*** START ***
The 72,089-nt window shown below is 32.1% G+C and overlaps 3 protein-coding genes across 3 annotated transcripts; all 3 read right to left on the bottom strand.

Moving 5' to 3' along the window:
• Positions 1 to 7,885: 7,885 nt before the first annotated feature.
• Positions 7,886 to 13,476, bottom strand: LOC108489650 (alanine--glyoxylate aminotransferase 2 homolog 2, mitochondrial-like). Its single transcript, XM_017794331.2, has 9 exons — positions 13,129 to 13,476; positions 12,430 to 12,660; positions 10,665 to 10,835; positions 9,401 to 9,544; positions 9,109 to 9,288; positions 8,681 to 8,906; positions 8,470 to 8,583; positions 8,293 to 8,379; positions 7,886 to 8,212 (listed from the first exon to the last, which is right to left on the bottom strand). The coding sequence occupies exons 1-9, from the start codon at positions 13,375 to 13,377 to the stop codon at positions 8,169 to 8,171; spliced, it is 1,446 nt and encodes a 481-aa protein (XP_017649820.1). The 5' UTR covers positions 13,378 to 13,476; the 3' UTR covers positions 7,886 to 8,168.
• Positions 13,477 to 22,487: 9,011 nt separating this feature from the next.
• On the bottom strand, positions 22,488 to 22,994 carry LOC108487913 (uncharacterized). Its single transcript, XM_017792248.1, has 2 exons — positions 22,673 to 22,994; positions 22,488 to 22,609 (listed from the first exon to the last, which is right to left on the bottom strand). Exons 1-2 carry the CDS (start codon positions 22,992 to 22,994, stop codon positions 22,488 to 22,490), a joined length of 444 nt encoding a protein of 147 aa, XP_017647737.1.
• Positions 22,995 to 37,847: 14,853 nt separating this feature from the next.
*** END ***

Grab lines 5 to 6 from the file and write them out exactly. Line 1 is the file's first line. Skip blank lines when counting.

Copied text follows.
• Positions 13,477 to 22,487: 9,011 nt separating this feature from the next.
• On the bottom strand, positions 22,488 to 22,994 carry LOC108487913 (uncharacterized). Its single transcript, XM_017792248.1, has 2 exons — positions 22,673 to 22,994; positions 22,488 to 22,609 (listed from the first exon to the last, which is right to left on the bottom strand). Exons 1-2 carry the CDS (start codon positions 22,992 to 22,994, stop codon positions 22,488 to 22,490), a joined length of 444 nt encoding a protein of 147 aa, XP_017647737.1.